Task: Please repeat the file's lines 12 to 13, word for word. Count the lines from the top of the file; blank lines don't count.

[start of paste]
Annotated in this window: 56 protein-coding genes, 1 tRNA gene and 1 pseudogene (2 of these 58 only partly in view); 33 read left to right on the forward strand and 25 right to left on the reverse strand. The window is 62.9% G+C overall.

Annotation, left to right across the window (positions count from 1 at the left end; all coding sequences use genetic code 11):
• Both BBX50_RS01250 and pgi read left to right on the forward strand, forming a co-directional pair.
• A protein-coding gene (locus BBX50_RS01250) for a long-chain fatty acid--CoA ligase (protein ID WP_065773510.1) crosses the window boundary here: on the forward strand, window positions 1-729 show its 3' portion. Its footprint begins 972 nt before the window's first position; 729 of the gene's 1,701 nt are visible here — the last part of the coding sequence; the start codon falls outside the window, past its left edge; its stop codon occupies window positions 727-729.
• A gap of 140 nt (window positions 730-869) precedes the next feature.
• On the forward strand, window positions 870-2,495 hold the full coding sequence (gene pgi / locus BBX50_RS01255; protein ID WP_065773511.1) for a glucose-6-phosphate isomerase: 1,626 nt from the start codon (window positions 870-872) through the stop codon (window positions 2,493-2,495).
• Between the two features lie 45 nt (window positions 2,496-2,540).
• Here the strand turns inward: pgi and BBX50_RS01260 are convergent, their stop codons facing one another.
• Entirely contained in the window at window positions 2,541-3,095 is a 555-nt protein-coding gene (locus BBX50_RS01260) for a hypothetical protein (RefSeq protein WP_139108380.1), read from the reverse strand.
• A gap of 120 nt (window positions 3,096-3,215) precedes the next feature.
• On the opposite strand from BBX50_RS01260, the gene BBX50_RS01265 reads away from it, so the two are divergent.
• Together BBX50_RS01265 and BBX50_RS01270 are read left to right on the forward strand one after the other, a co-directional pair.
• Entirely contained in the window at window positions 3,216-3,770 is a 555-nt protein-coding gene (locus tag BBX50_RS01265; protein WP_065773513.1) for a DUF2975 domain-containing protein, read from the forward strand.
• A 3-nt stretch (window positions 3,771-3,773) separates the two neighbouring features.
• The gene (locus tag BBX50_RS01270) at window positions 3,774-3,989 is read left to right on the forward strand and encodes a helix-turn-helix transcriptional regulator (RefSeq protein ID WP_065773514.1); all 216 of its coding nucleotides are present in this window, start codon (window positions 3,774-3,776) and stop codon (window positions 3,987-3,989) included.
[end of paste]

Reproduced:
• Together BBX50_RS01265 and BBX50_RS01270 are read left to right on the forward strand one after the other, a co-directional pair.
• Entirely contained in the window at window positions 3,216-3,770 is a 555-nt protein-coding gene (locus tag BBX50_RS01265; protein WP_065773513.1) for a DUF2975 domain-containing protein, read from the forward strand.